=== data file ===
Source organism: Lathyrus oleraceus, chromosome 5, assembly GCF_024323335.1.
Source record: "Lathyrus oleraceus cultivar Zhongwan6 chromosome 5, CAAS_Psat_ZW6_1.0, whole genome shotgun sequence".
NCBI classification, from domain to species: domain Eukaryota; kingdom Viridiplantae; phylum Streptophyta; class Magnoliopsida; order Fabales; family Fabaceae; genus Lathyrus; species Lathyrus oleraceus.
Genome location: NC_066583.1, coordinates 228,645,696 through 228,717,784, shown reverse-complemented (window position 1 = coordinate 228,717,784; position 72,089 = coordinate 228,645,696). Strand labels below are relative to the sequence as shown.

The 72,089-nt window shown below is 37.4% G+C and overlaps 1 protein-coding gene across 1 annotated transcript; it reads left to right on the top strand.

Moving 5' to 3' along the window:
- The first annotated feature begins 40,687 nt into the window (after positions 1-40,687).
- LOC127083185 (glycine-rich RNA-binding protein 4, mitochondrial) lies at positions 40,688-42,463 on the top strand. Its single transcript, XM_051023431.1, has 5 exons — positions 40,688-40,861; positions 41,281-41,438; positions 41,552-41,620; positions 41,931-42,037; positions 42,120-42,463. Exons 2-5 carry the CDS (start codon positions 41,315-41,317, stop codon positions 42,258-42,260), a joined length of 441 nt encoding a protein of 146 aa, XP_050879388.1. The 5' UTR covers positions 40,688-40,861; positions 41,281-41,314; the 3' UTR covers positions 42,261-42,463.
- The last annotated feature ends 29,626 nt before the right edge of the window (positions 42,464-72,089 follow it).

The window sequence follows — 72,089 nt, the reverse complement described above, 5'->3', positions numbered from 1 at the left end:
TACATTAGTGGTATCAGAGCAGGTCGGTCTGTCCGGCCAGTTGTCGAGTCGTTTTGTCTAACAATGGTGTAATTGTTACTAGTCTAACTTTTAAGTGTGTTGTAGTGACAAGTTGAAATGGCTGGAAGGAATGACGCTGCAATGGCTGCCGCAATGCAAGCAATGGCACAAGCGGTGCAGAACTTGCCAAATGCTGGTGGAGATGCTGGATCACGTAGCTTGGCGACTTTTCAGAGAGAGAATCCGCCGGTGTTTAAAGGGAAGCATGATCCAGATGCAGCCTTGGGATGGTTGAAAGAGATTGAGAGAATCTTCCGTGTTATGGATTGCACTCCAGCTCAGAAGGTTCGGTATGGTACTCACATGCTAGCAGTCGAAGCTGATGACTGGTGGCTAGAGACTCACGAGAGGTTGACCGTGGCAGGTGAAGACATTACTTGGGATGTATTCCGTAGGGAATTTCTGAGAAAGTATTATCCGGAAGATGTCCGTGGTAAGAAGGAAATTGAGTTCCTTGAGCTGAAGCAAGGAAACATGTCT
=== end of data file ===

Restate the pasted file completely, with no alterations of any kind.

Source organism: Lathyrus oleraceus, chromosome 5, assembly GCF_024323335.1.
Source record: "Lathyrus oleraceus cultivar Zhongwan6 chromosome 5, CAAS_Psat_ZW6_1.0, whole genome shotgun sequence".
NCBI classification, from domain to species: domain Eukaryota; kingdom Viridiplantae; phylum Streptophyta; class Magnoliopsida; order Fabales; family Fabaceae; genus Lathyrus; species Lathyrus oleraceus.
Genome location: NC_066583.1, coordinates 228,645,696 through 228,717,784, shown reverse-complemented (window position 1 = coordinate 228,717,784; position 72,089 = coordinate 228,645,696). Strand labels below are relative to the sequence as shown.

The 72,089-nt window shown below is 37.4% G+C and overlaps 1 protein-coding gene across 1 annotated transcript; it reads left to right on the top strand.

Moving 5' to 3' along the window:
- The first annotated feature begins 40,687 nt into the window (after positions 1-40,687).
- LOC127083185 (glycine-rich RNA-binding protein 4, mitochondrial) lies at positions 40,688-42,463 on the top strand. Its single transcript, XM_051023431.1, has 5 exons — positions 40,688-40,861; positions 41,281-41,438; positions 41,552-41,620; positions 41,931-42,037; positions 42,120-42,463. Exons 2-5 carry the CDS (start codon positions 41,315-41,317, stop codon positions 42,258-42,260), a joined length of 441 nt encoding a protein of 146 aa, XP_050879388.1. The 5' UTR covers positions 40,688-40,861; positions 41,281-41,314; the 3' UTR covers positions 42,261-42,463.
- The last annotated feature ends 29,626 nt before the right edge of the window (positions 42,464-72,089 follow it).

The window sequence follows — 72,089 nt, the reverse complement described above, 5'->3', positions numbered from 1 at the left end:
TACATTAGTGGTATCAGAGCAGGTCGGTCTGTCCGGCCAGTTGTCGAGTCGTTTTGTCTAACAATGGTGTAATTGTTACTAGTCTAACTTTTAAGTGTGTTGTAGTGACAAGTTGAAATGGCTGGAAGGAATGACGCTGCAATGGCTGCCGCAATGCAAGCAATGGCACAAGCGGTGCAGAACTTGCCAAATGCTGGTGGAGATGCTGGATCACGTAGCTTGGCGACTTTTCAGAGAGAGAATCCGCCGGTGTTTAAAGGGAAGCATGATCCAGATGCAGCCTTGGGATGGTTGAAAGAGATTGAGAGAATCTTCCGTGTTATGGATTGCACTCCAGCTCAGAAGGTTCGGTATGGTACTCACATGCTAGCAGTCGAAGCTGATGACTGGTGGCTAGAGACTCACGAGAGGTTGACCGTGGCAGGTGAAGACATTACTTGGGATGTATTCCGTAGGGAATTTCTGAGAAAGTATTATCCGGAAGATGTCCGTGGTAAGAAGGAAATTGAGTTCCTTGAGCTGAAGCAAGGAAACATGTCT